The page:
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S14: Modelling Data Quality in archaeological Linked Open Data

Kai-Christian Bruhn; Allard Mees; Florian Thiery

Today, increasing quantities of data are published by archaeological institutions. At the same time, interconnecting these data following the concept of “Linked Data” is becoming more and more popular. The current evolution from “Linked Data” via “Linked Open Data” (LOD) towards “Linked Open Usable Data” enables a wide array of archaeological applications. However, this development of an increasing LO(U)D-cloud implies challenges in handling complex facets of data quality. Therefore, modelling the handling of data quality becomes an increasingly important issue. This is especially valid for archaeological data, which are based on a complicated network of concepts from different knowledge domains. Even very carefully compiled datasets can contain errors and ambiguities. Unrecognised errors multiply exponentially in scenarios of data reuse: not only incorrect data and conclusions are the result, but possibly also a loss of confidence in web-based resources. Moreover, modelling data quality to share knowledge about uncertainty is necessary to produce and publish transparent Linked Open Usable Data. The success of the session "Guaranteeing data quality in archaeological Linked Open Data" at CAA International 2018 has raised awareness of many challenges related to this topic and encourages pursuing the debate.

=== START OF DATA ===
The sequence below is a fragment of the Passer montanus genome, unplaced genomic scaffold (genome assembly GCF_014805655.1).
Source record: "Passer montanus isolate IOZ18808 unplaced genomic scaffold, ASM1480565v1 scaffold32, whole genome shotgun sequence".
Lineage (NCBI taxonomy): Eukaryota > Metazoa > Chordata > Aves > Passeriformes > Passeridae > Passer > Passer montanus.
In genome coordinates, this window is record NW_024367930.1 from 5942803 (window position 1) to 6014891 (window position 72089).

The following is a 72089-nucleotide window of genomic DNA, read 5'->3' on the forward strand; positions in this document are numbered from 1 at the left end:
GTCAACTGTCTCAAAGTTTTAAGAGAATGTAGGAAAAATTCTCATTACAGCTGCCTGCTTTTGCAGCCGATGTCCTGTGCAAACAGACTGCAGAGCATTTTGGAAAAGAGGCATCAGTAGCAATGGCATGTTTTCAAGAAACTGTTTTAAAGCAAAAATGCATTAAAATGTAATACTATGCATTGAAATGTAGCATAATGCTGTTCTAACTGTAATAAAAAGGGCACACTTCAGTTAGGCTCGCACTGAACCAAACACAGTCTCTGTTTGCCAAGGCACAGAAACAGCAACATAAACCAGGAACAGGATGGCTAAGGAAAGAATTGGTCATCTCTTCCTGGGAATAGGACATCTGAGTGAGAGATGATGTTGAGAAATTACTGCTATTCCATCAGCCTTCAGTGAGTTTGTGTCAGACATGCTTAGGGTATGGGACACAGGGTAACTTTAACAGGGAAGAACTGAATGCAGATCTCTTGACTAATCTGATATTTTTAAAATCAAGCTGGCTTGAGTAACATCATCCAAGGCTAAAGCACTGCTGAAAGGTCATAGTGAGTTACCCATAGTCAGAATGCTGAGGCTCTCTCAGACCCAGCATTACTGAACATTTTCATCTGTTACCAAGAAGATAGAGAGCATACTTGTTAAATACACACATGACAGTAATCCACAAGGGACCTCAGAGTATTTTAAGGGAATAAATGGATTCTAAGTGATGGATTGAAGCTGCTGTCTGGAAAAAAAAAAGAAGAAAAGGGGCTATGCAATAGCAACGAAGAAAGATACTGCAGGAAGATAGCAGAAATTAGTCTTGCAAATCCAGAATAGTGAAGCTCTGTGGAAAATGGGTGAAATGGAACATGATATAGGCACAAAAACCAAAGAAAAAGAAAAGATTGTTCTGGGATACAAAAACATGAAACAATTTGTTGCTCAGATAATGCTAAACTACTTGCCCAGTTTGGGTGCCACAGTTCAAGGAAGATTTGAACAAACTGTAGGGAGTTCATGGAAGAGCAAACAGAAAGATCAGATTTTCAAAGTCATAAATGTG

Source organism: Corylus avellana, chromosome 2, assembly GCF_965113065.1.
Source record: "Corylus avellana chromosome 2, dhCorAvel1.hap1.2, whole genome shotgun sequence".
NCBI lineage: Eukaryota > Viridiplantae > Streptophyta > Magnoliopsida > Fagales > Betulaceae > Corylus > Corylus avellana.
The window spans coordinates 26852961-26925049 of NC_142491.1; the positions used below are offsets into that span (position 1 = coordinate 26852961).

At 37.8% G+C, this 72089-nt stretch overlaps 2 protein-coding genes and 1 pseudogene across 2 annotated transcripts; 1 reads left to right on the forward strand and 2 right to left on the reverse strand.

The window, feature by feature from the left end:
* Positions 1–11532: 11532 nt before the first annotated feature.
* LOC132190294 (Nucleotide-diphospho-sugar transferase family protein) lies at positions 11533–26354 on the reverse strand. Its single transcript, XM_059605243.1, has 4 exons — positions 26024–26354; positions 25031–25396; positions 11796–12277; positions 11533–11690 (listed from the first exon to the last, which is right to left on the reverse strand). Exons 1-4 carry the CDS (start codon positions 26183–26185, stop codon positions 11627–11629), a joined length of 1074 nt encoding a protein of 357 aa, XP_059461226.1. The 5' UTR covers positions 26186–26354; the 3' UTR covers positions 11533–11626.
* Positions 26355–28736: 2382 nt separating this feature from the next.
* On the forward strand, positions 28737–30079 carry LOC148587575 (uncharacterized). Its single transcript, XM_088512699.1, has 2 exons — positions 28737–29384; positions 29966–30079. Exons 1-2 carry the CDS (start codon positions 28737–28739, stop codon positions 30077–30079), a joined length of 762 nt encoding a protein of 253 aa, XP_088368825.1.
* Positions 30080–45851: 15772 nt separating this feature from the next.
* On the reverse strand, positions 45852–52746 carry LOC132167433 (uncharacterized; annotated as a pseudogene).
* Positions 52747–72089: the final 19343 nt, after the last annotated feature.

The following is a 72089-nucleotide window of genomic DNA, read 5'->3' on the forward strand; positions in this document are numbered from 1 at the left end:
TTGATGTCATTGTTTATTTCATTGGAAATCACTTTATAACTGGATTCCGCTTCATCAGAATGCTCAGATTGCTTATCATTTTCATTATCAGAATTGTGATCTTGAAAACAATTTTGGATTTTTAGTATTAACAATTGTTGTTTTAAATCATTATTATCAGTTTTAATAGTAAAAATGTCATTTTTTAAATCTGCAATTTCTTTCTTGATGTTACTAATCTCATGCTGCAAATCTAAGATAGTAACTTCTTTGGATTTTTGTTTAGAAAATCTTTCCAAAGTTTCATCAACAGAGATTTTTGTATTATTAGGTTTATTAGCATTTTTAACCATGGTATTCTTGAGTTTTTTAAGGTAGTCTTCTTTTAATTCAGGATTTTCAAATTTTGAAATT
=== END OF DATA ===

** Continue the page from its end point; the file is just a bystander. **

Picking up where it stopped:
For this session we invite contributions that addresses e.g. following issues:

- Identifying and strategies for correcting inconsistencies within the data;

- Identifying sources and dangers of incorrect or ambiguous data;

- Identifying duplicates across different LOD sources;

- Keeping track of the provenance of data as a means of solving errors and identifying their source;

- Defining metrics in order to rate data in respect to their quality;

- Setting up methodologies and tools in order to label or certify data sets based on their quality;

- Compiling trust levels based on various inputs such as provenance and quality level;

- Modelling uncertainty and vagueness in LOD (e.g. thesauri and CIDOC CRM);

- Dealing with ambiguities resulting from multiple links in the LOD cloud;

We encourage presenters to derive the problems from real-world datasets and to formulate proposals for solutions, preferably demonstrating (prototypes of) realised data driven web applications. As we target a broad and diverse audience because of the thematic relevance, the challenges described should also be integrated into their archaeological context (excavation, museum, archive, etc.).

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